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I guess they figured if you were coming from a Unix/Linux background that's the way it's always been and you should know what to expect. But if you're coming from windows you need all the help you can get...you know the GUI thing and all!
I'm currently unsupervised, I know it freaks me out too! JaxCoder.com
Raymond Chen, in his delightful book "The old new thing" (based on his equally delightful blog of the same name, [^]) he tells about this web server that just had to be available 24/7, but some memory leak made it crash every now and then, every few days. To keep the service running while they debugged the software, they replaced the server with a small cluster and a load balancer: Whenever one of the machines were reaching memory saturation, it was taken out of the cluster and rebooted. In the meantime, the other machine served the users. Later, the other cluster node would be the one to be taken out and rebooted while the first served the customers.
They did find the memory leak, and the installation could go back to single server operation. (There was no need to run a cluster for performance reasons.)
Thumbs up for "The old new thing", both book and blog! The book is fun, but you can actually learn a whole lot from it, especially about legacy and backwards compatibility. (And especially if you just completed your degree and have very limited experience in the commercial world.)
that's from the console - it's then assumed that it's either a single user machine or locked up in a server room - so that user accessing the command should have a clue or two what they're choosing to do.
running the gui remotely normally* doesn't allow root operations (* - of course there are hoops that if correctly arranged and jumped through that can change)
sudo is only for children and below* (* - people that really should just stay on windows)
My UI always prompts me for a password if I try to do "big stuff". The UI is calling the underlying commands. Your behaviour I never saw. My guess is that you have the passwd saved somewhere in the UI.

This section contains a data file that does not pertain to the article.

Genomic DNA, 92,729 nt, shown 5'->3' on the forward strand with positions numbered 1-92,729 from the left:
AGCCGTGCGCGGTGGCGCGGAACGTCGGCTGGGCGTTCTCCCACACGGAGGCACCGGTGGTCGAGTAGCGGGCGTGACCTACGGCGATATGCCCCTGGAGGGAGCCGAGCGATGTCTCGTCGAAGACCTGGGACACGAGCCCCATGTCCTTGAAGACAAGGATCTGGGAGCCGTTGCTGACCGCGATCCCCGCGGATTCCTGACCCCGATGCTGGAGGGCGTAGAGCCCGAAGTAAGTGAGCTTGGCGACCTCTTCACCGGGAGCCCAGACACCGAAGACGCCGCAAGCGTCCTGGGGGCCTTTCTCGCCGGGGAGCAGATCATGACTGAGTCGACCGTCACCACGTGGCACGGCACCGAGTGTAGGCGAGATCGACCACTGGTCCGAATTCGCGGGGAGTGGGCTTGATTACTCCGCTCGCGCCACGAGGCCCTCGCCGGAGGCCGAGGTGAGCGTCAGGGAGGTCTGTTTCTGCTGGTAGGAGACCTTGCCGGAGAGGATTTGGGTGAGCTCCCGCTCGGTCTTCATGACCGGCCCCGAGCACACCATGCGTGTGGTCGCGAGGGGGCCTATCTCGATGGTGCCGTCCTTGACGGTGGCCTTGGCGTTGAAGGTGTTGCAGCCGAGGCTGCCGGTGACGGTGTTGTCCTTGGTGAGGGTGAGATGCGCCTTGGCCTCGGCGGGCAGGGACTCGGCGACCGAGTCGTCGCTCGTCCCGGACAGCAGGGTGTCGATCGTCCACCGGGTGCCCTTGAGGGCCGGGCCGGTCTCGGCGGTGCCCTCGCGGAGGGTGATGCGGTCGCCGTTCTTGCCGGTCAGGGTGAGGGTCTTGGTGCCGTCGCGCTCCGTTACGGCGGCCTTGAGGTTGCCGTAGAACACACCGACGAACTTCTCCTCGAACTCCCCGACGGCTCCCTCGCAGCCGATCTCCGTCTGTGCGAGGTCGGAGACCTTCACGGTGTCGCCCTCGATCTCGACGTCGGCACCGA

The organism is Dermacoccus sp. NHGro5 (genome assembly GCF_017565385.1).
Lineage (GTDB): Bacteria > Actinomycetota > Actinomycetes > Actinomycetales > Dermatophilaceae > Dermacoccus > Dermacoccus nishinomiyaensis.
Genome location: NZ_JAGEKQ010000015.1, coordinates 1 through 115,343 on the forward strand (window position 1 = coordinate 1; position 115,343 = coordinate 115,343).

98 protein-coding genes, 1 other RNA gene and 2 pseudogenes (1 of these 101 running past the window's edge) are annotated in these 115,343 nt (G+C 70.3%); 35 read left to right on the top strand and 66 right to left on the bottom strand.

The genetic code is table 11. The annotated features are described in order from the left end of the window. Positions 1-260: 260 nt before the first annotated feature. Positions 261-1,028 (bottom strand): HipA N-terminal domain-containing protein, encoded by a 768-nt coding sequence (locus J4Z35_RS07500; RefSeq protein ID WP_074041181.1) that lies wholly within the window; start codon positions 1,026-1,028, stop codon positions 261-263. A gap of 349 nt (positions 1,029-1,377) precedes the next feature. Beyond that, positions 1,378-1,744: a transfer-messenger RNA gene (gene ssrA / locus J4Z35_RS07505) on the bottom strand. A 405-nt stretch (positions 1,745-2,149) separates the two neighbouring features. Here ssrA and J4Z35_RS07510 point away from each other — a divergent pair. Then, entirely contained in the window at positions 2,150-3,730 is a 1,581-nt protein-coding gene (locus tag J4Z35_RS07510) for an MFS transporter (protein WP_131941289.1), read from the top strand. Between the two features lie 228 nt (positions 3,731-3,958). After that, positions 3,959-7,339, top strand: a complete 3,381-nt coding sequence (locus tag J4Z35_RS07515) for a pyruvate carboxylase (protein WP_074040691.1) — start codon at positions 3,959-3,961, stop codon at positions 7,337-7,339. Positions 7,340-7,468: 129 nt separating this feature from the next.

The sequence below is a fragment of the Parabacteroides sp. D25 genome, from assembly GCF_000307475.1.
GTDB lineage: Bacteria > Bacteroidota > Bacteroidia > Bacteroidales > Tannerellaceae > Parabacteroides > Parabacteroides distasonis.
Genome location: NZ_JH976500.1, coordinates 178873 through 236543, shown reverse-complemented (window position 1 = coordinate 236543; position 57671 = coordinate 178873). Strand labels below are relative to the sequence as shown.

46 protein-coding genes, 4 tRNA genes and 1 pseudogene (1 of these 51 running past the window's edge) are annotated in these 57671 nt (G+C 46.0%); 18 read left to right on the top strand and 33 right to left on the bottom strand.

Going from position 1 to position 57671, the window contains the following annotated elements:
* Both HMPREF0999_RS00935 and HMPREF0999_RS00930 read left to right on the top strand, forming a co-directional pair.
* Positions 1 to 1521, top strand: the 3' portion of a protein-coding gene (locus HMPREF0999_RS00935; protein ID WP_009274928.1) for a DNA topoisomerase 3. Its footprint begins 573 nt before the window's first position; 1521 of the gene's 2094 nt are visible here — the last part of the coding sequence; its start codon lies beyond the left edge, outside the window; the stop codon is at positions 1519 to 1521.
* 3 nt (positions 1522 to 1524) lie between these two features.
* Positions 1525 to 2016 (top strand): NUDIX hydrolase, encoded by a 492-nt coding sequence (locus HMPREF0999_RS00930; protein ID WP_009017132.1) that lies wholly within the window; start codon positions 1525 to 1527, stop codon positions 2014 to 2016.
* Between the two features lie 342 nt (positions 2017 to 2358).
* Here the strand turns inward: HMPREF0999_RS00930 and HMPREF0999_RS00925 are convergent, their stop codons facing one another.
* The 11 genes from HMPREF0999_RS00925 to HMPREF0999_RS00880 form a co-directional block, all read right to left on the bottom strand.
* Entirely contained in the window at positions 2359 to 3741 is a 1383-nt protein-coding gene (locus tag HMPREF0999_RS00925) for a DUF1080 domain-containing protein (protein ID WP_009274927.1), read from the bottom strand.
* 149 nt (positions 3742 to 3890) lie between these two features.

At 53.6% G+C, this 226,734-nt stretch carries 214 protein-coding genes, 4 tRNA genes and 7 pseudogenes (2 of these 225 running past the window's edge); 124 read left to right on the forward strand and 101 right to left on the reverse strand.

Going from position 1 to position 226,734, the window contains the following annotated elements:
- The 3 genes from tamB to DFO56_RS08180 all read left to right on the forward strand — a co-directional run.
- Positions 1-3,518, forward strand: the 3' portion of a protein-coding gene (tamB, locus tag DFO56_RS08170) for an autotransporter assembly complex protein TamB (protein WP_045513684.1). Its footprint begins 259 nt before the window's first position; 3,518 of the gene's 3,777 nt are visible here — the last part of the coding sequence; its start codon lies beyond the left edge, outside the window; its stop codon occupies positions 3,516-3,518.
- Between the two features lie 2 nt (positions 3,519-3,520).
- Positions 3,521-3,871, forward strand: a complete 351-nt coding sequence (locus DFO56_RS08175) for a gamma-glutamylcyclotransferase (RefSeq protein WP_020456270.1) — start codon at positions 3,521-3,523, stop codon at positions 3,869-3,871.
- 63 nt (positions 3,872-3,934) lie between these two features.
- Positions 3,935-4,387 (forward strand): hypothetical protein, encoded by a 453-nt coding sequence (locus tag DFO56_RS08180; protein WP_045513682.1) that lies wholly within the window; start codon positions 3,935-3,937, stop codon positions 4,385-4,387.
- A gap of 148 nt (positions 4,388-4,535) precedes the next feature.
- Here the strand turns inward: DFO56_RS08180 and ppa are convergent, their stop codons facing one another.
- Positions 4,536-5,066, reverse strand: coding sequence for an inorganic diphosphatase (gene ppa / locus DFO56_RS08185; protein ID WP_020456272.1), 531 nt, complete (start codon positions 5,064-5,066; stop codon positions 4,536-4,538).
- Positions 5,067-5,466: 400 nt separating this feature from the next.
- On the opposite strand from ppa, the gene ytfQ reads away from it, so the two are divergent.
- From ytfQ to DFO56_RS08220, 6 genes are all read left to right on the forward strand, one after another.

"If we don't change direction, we'll end up where we're going"
I want to believe you, but I've used dozens of distributions, and I've never been prompted to enter my password to do a shutdown, except from a command prompt. I've never done nearly enough with Linux to have it save passwords beyond whatever default settings exist.
When installing the OS, I generally add myself as an administrator (that's part of the standard install), and I hardly ever create additional accounts or try to strip down rights from my default account.
The commandline is available to any process running under any account, and therefore it's wise in that instance to ask for credentials before shutting down (guards against remote shutdown). The UI, on the otherhand requires the user to be sitting there, and shutting down is a deliberate act, thus, no credntials required.
I'm not sure, but requiring credentials before shutting down via the UI might be subject to a a system setting. I don't know for surem, but it's something to investigate if you are so inclined.
".45 ACP - because shooting twice is just silly" - JSOP, 2010 ----- You can never have too much ammo - unless you're swimming, or on fire. - JSOP, 2010 ----- When you pry the gun from my cold dead hands, be careful - the barrel will be very hot. - JSOP, 2013
That's an interesting thought. Arguably, I've already provided my credentials when I logged in, but that's the case whether that was through the UI or purely a command line (like SSH). If I've logged in via the UI, then any command prompt window I subsequently open "should" inherently know who I am.
Last Visit: 19-Sep-20 16:19 Last Update: 19-Sep-20 16:19